Photo Stuff NZ
Photo Stuff NZ

The Mu variant was first identified in Colombia in January 2021. Since then, sporadic cases and some larger outbreaks have been recorded around the world. Beyond South America, cases have been reported in the UK, Europe, the US and Hong Kong. While the variant makes up less than 0.1% of Covid infections globally, it may be gaining ground in Colombia and Ecuador where it accounts for 39% and 13% of Covid cases respectively.

What’s a variant of interest?

An impressive element of our COVID response has been frequent genomic sequencing, which we haven’t done before on this scale. This tracks and maps the evolution of the virus in real time, as it adapts and mutates.

Some mutations will be detrimental to the virus, but some will be beneficial, allowing it to spread better, escape the protection offered by vaccines or even evade COVID tests.

If there are changes to the virus that mean it looks like it has the potential to do more harm, then we might designate it a “variant of interest”.

Mu has mutations that might confer some of these properties, but evidence is still emerging.

The four other variants of interest are Eta, Iota, Kappa and Lambda.

If there’s good evidence Mu is more serious and beginning to overtake other variants such as Delta, it might be upgraded to a “variant of concern”. The four variants of concern are Alpha, Beta, Gamma and Delta.

-Variants of concern

Alpha variant (B.1.1.7)

Beta variant (B.1.351, B.1.351.2, B.1.351.3)

Gamma variant (P.1, P.1.1, P.1.2)

Delta variant (B.1.617.2, AY.1, AY.2, AY.3)

-Variants of interest

Mu variant (B.1.621 and B.1.621.1)

Eta variant (B.1.525)

Iota variant (B.1.526)

Kappa variant (B.1.617.1)

Lambda variant (B., alias C.37)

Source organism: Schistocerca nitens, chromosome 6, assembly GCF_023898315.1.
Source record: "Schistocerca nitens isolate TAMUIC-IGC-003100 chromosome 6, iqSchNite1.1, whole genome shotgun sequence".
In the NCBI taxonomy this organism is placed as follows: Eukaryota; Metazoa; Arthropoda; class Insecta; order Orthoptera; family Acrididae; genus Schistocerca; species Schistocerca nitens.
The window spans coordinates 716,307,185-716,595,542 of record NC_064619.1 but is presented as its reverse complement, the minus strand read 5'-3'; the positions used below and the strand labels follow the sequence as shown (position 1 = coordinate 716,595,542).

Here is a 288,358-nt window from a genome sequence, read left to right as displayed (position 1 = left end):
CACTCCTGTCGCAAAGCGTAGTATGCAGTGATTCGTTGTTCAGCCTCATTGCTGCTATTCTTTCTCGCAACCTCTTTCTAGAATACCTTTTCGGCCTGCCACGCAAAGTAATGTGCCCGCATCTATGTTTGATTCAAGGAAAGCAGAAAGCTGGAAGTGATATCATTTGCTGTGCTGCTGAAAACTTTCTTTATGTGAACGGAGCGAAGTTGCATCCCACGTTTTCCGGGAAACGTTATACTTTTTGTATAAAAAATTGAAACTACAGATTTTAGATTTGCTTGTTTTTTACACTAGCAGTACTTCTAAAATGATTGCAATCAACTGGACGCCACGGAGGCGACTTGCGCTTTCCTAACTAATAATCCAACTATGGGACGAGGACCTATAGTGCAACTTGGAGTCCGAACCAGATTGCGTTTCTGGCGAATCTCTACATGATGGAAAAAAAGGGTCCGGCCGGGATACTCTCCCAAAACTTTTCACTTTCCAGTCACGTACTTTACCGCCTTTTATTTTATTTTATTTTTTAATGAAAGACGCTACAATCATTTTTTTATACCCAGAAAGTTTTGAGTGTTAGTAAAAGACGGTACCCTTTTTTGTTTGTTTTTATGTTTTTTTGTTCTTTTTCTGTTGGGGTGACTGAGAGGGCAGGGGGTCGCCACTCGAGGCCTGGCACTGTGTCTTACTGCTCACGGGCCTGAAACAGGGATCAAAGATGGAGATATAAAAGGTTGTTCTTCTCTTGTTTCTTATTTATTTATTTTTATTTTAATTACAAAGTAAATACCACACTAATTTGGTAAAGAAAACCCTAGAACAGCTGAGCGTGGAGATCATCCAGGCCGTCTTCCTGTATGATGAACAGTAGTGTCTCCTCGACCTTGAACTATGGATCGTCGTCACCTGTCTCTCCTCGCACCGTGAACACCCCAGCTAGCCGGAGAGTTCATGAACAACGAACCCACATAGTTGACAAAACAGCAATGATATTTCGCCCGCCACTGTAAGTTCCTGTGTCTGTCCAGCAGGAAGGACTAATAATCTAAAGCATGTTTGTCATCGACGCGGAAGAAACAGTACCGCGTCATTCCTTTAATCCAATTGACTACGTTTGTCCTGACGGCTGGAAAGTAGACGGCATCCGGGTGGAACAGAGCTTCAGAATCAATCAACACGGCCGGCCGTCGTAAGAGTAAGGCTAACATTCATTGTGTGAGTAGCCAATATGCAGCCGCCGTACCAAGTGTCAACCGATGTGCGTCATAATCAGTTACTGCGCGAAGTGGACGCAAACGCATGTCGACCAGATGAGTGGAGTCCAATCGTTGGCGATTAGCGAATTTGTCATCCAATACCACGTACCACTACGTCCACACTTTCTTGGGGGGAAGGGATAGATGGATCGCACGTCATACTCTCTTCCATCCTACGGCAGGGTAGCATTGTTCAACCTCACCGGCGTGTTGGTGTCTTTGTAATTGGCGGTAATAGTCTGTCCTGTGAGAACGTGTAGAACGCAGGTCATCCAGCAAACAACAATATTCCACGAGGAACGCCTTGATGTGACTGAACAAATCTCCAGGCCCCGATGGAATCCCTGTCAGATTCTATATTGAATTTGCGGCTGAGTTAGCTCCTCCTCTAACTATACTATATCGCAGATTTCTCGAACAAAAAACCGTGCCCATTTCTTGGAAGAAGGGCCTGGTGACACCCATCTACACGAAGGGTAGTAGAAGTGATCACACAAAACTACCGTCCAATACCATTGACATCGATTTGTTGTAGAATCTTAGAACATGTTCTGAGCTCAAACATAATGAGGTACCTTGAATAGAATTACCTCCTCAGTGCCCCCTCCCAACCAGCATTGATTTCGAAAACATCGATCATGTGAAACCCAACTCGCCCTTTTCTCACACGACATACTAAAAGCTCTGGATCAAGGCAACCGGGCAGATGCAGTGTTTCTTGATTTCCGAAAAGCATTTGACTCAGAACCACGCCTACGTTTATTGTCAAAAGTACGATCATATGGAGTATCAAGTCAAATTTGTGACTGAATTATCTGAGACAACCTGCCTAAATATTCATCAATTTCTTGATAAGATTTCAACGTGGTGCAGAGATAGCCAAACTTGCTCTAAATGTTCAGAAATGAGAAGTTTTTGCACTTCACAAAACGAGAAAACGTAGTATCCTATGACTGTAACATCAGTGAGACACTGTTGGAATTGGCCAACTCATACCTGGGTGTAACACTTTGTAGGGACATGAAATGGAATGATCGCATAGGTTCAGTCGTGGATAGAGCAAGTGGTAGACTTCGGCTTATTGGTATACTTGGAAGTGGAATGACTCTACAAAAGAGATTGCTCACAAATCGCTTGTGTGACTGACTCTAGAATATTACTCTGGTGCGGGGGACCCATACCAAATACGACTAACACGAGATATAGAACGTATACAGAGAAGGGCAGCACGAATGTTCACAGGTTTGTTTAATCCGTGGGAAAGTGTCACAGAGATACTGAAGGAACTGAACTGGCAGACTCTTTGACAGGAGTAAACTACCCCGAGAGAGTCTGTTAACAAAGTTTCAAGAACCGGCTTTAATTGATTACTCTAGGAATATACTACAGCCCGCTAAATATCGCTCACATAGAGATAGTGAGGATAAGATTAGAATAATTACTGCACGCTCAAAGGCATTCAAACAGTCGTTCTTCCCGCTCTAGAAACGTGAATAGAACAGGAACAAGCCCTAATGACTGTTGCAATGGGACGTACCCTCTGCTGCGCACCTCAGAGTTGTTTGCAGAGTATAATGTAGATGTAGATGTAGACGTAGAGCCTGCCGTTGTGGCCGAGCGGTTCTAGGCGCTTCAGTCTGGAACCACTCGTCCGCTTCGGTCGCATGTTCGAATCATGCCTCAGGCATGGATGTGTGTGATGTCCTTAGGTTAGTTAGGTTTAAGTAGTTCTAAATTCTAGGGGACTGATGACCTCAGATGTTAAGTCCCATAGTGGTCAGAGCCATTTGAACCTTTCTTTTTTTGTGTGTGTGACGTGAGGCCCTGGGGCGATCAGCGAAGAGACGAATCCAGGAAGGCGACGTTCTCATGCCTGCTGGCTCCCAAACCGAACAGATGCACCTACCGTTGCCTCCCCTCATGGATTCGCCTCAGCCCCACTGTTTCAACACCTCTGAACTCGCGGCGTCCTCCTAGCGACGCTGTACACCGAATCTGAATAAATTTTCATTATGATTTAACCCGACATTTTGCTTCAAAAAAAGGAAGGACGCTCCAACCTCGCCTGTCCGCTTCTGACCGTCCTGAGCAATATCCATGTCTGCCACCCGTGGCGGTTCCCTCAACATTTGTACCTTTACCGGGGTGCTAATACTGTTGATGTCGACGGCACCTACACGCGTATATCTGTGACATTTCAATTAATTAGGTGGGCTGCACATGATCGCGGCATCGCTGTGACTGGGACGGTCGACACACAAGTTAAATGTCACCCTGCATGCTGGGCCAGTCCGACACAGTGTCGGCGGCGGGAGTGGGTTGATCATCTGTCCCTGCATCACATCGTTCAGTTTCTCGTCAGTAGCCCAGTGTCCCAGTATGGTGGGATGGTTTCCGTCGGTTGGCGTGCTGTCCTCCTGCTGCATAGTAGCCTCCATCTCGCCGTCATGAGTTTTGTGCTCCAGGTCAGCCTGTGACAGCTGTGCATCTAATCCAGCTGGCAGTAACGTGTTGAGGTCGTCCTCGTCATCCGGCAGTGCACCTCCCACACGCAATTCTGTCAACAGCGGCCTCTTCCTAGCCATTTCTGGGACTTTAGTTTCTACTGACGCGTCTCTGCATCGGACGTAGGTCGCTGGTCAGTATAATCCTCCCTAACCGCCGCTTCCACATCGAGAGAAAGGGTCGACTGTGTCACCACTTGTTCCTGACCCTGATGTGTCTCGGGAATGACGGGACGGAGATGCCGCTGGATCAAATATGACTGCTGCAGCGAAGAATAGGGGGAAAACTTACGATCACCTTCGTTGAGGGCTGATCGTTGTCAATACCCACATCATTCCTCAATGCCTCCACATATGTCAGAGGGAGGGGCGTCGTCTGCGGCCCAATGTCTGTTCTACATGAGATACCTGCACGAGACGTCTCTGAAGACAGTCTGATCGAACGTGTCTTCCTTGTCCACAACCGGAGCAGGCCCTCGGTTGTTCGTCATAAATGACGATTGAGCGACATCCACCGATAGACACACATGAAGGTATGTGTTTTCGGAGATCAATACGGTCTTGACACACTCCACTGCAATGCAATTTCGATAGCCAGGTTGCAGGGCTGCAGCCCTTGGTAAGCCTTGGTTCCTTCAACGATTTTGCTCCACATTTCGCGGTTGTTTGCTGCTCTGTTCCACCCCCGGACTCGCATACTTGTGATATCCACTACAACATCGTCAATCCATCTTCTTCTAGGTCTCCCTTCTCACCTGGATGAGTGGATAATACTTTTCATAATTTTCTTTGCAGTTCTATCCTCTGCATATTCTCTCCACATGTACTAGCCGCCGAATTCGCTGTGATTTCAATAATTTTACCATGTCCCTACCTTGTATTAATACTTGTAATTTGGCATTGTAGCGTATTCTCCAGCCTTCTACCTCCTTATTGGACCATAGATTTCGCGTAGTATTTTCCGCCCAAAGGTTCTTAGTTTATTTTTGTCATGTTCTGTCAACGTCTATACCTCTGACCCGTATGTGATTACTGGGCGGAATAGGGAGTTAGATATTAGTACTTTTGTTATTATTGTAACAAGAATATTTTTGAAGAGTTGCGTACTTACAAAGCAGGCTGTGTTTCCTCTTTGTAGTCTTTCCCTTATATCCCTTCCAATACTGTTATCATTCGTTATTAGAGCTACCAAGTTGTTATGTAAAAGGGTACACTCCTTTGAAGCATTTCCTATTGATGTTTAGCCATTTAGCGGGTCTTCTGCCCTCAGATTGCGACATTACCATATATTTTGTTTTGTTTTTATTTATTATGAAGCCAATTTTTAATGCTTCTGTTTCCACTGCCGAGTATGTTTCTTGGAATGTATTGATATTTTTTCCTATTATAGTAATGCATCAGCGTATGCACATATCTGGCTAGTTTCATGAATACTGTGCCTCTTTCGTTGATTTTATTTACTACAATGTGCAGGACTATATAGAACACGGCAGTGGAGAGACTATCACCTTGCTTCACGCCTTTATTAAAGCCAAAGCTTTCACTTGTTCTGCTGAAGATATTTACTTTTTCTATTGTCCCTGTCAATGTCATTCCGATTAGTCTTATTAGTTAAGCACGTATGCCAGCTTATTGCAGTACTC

Unnamed variant (B.1.617.3)

Where was mu first detected and where is it now?

Photo UN News
Photo UN News

The variant was first detected in Colombia in January 2021, where cases continue to rise. It has since been identified in more than 39 countries, according to the WHO, among them the United States, South Korea, Japan, Ecuador, Canada and parts of Europe.

Mu has been much more prevalent in Colombia than anywhere else. When looking at coronavirus samples that have been genetically sequenced, 39% of those analysed in Colombia have been mu – though no mu samples have been recorded there in the past four weeks.

In contrast, 13% of samples analysed in Ecuador have been mu, with the variant making up 9% of the samples sequenced in the last four weeks, while in Chile just under 40% of sequenced samples have turned out to be mu over the last month. This suggests that the virus is no longer circulating in Colombia, but is being transmitted in other nearby South American countries.

So far, 45 cases have been identified in the UK through genetic analysis, and it looks like they came from overseas. However, as not all COVID-19 cases end up being sequenced to see which variant they are, it’s possible that mu’s prevalence in the UK could be higher.

How dangerous is it?

Health workers transport bodies of people who died with Covid-19 at Guru Teg Bahadur hospital in New Delhi on Saturday. Adnan Abidi / Reuters
Health workers transport bodies of people who died with Covid-19 at Guru Teg Bahadur hospital in New Delhi. Photo Reuters

The key questions are whether mu is more transmissible than the currently dominant variant, delta, and whether it can cause more severe disease.

Mu has a mutation called P681H, first reported in the alpha variant, that is potentially responsible for faster transmission. However, this study is still in preprint, meaning its findings have yet to be formally reviewed by other scientists. We can’t be sure of P681H’s effects on the virus’s behaviour just yet.

Mu also has the mutations E484K and K417N, which are associated with being able to evade antibodies against the coronavirus – the evidence on this is more concrete. These mutations also occur in the beta variant, and so it’s possible that mu might behave like beta, which some vaccines are less effective against.

Mu also has other mutations – including R346K and Y144T – whose consequences are unknown, hence the need for further analysis.